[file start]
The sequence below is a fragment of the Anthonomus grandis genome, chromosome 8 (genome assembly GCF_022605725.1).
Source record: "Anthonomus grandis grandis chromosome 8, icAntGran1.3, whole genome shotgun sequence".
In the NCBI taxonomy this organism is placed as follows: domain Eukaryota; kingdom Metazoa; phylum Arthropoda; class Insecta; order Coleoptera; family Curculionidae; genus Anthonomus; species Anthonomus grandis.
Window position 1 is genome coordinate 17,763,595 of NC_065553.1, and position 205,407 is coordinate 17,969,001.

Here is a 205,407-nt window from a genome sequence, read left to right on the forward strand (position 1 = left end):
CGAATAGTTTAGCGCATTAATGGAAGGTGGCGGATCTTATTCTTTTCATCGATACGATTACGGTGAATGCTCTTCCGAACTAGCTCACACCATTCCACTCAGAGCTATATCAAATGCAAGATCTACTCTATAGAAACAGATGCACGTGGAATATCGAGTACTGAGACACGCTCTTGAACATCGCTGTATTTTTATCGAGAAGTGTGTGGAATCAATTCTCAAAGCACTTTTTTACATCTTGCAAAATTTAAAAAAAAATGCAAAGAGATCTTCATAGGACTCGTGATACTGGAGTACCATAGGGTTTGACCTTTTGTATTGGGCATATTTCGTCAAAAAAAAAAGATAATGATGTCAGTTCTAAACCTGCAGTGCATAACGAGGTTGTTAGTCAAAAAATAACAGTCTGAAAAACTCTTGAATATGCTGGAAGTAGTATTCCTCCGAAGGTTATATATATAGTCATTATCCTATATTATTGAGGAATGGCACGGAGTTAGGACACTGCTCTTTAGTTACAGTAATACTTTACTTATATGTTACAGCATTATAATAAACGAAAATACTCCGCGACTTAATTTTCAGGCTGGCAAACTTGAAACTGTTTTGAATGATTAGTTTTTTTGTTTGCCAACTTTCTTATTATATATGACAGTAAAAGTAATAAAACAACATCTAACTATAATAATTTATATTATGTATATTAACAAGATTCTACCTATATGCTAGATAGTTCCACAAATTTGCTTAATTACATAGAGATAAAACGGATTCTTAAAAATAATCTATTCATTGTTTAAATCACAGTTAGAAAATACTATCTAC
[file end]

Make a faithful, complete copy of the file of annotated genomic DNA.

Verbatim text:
The sequence below is a fragment of the Anthonomus grandis genome, chromosome 8 (genome assembly GCF_022605725.1).
Source record: "Anthonomus grandis grandis chromosome 8, icAntGran1.3, whole genome shotgun sequence".
In the NCBI taxonomy this organism is placed as follows: domain Eukaryota; kingdom Metazoa; phylum Arthropoda; class Insecta; order Coleoptera; family Curculionidae; genus Anthonomus; species Anthonomus grandis.
Window position 1 is genome coordinate 17,763,595 of NC_065553.1, and position 205,407 is coordinate 17,969,001.

Here is a 205,407-nt window from a genome sequence, read left to right on the forward strand (position 1 = left end):
CGAATAGTTTAGCGCATTAATGGAAGGTGGCGGATCTTATTCTTTTCATCGATACGATTACGGTGAATGCTCTTCCGAACTAGCTCACACCATTCCACTCAGAGCTATATCAAATGCAAGATCTACTCTATAGAAACAGATGCACGTGGAATATCGAGTACTGAGACACGCTCTTGAACATCGCTGTATTTTTATCGAGAAGTGTGTGGAATCAATTCTCAAAGCACTTTTTTACATCTTGCAAAATTTAAAAAAAAATGCAAAGAGATCTTCATAGGACTCGTGATACTGGAGTACCATAGGGTTTGACCTTTTGTATTGGGCATATTTCGTCAAAAAAAAAAGATAATGATGTCAGTTCTAAACCTGCAGTGCATAACGAGGTTGTTAGTCAAAAAATAACAGTCTGAAAAACTCTTGAATATGCTGGAAGTAGTATTCCTCCGAAGGTTATATATATAGTCATTATCCTATATTATTGAGGAATGGCACGGAGTTAGGACACTGCTCTTTAGTTACAGTAATACTTTACTTATATGTTACAGCATTATAATAAACGAAAATACTCCGCGACTTAATTTTCAGGCTGGCAAACTTGAAACTGTTTTGAATGATTAGTTTTTTTGTTTGCCAACTTTCTTATTATATATGACAGTAAAAGTAATAAAACAACATCTAACTATAATAATTTATATTATGTATATTAACAAGATTCTACCTATATGCTAGATAGTTCCACAAATTTGCTTAATTACATAGAGATAAAACGGATTCTTAAAAATAATCTATTCATTGTTTAAATCACAGTTAGAAAATACTATCTAC